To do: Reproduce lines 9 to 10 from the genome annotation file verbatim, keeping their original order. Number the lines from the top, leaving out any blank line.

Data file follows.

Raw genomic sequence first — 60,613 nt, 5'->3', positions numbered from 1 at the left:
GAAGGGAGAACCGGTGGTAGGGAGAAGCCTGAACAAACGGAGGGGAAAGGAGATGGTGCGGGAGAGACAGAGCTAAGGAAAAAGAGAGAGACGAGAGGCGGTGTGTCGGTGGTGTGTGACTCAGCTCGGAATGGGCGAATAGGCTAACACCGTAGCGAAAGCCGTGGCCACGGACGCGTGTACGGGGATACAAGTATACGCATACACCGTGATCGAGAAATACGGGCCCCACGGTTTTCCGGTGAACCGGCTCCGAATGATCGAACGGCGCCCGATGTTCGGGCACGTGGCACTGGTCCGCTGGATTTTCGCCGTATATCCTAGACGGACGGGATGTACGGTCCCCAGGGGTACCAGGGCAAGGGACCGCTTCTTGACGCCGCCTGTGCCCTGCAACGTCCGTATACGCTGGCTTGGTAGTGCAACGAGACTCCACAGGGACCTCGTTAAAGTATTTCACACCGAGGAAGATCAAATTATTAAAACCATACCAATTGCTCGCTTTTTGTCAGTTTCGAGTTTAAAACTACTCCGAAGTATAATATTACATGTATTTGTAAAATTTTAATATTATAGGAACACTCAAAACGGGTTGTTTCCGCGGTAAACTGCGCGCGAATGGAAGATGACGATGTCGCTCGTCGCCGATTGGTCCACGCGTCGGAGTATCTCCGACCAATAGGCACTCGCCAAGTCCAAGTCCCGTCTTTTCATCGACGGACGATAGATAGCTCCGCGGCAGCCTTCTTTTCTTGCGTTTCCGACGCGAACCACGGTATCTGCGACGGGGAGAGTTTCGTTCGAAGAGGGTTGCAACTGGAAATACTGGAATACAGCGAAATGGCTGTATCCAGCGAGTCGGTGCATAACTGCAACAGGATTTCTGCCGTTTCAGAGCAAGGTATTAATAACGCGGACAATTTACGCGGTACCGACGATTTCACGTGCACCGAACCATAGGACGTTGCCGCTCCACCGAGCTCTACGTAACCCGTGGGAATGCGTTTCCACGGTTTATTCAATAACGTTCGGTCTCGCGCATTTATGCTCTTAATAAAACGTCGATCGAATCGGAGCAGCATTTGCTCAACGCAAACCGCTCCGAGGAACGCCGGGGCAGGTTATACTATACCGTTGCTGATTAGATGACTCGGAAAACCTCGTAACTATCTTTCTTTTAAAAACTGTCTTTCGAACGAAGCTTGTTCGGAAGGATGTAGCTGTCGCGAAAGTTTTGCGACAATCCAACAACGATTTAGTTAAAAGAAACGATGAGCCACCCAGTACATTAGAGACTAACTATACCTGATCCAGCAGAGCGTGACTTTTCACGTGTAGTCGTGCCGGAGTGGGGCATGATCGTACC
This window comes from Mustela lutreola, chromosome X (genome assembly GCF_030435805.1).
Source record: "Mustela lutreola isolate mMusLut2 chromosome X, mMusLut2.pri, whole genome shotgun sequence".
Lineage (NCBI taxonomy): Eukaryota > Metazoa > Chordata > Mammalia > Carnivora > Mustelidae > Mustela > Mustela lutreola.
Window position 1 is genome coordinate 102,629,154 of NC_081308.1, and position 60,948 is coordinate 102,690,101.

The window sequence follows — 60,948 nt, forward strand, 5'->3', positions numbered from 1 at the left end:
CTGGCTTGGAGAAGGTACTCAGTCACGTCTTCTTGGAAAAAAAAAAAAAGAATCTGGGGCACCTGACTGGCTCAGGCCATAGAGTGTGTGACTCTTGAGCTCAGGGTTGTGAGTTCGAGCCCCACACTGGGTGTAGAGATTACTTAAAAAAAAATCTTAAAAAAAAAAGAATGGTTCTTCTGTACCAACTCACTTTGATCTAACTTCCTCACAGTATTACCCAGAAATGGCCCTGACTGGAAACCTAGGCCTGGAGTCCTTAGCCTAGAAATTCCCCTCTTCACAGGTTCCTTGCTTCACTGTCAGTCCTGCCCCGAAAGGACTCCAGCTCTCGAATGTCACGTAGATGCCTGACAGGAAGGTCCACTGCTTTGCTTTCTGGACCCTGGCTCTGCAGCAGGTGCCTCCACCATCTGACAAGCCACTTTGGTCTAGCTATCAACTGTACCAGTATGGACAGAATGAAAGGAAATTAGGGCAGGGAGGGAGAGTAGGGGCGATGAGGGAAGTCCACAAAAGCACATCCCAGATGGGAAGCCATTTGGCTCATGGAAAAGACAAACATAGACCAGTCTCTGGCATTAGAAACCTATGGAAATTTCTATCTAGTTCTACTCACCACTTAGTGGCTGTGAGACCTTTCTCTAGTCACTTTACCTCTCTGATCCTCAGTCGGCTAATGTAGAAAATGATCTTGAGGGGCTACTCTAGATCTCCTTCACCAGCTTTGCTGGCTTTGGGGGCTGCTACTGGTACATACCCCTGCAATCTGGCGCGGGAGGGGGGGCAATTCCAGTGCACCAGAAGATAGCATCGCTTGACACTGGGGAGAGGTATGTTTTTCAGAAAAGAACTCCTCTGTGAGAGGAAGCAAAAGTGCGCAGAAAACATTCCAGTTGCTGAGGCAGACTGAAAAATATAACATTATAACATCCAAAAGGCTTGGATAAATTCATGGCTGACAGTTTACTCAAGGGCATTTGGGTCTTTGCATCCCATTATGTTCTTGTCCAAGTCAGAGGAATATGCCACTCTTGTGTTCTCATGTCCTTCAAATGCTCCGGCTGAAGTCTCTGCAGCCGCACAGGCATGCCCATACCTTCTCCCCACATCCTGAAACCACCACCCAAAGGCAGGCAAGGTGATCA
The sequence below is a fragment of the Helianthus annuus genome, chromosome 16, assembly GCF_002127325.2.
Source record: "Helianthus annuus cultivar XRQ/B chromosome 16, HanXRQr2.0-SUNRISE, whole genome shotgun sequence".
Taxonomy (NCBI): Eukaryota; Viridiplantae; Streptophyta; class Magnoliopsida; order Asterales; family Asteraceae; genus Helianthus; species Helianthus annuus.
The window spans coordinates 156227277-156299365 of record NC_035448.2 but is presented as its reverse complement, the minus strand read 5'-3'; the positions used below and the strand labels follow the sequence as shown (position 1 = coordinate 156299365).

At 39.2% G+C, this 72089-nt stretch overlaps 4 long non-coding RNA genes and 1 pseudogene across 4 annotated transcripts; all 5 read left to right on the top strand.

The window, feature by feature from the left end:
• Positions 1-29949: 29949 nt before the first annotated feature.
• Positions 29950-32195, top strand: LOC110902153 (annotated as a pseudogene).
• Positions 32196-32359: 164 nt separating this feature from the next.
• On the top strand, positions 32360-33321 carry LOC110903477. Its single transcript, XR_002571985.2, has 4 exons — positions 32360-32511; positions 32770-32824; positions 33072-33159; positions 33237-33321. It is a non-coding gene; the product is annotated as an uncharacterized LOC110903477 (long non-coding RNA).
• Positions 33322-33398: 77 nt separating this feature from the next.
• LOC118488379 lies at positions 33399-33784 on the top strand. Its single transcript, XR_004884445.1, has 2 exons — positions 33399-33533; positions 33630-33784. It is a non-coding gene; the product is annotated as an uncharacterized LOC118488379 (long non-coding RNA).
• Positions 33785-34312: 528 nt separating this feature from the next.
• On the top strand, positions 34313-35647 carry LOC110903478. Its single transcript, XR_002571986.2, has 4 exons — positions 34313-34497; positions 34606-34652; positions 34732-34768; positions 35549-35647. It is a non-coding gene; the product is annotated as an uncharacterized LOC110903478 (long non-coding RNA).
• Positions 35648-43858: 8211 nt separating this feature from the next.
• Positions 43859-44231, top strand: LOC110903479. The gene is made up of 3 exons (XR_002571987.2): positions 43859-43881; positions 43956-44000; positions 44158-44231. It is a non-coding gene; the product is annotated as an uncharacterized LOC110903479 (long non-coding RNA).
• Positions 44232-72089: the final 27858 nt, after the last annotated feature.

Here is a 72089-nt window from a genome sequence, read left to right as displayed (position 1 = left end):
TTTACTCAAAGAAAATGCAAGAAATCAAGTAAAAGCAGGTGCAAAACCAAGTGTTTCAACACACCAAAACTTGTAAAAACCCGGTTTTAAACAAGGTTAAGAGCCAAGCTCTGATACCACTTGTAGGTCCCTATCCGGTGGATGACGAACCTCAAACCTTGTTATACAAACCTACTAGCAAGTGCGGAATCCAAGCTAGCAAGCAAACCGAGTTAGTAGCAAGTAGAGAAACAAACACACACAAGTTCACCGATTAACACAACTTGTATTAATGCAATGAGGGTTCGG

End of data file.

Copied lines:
The sequence below is a fragment of the Helianthus annuus genome, chromosome 16, assembly GCF_002127325.2.
Source record: "Helianthus annuus cultivar XRQ/B chromosome 16, HanXRQr2.0-SUNRISE, whole genome shotgun sequence".